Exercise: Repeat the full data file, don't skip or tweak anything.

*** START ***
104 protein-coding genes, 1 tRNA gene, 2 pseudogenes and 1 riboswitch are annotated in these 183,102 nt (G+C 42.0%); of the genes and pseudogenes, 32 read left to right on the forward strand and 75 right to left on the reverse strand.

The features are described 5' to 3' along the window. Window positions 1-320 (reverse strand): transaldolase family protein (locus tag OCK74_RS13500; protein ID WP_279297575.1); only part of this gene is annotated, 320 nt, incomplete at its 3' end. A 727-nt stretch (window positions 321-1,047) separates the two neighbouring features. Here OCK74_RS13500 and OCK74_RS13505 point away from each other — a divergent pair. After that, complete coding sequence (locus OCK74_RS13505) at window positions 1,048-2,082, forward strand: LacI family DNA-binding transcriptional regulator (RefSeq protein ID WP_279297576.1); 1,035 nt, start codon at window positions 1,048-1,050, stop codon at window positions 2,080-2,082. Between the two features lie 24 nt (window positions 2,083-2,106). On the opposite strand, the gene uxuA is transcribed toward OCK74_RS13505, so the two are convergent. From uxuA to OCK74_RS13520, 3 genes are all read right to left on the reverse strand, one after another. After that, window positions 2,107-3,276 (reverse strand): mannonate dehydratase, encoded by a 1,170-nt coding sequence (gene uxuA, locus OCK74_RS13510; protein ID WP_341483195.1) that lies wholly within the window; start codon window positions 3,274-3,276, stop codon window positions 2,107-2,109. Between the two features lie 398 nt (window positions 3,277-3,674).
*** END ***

104 protein-coding genes, 1 tRNA gene, 2 pseudogenes and 1 riboswitch are annotated in these 183,102 nt (G+C 42.0%); of the genes and pseudogenes, 32 read left to right on the forward strand and 75 right to left on the reverse strand.

The features are described 5' to 3' along the window. Window positions 1-320 (reverse strand): transaldolase family protein (locus tag OCK74_RS13500; protein ID WP_279297575.1); only part of this gene is annotated, 320 nt, incomplete at its 3' end. A 727-nt stretch (window positions 321-1,047) separates the two neighbouring features. Here OCK74_RS13500 and OCK74_RS13505 point away from each other — a divergent pair. After that, complete coding sequence (locus OCK74_RS13505) at window positions 1,048-2,082, forward strand: LacI family DNA-binding transcriptional regulator (RefSeq protein ID WP_279297576.1); 1,035 nt, start codon at window positions 1,048-1,050, stop codon at window positions 2,080-2,082. Between the two features lie 24 nt (window positions 2,083-2,106). On the opposite strand, the gene uxuA is transcribed toward OCK74_RS13505, so the two are convergent. From uxuA to OCK74_RS13520, 3 genes are all read right to left on the reverse strand, one after another. After that, window positions 2,107-3,276 (reverse strand): mannonate dehydratase, encoded by a 1,170-nt coding sequence (gene uxuA, locus OCK74_RS13510; protein ID WP_341483195.1) that lies wholly within the window; start codon window positions 3,274-3,276, stop codon window positions 2,107-2,109. Between the two features lie 398 nt (window positions 3,277-3,674).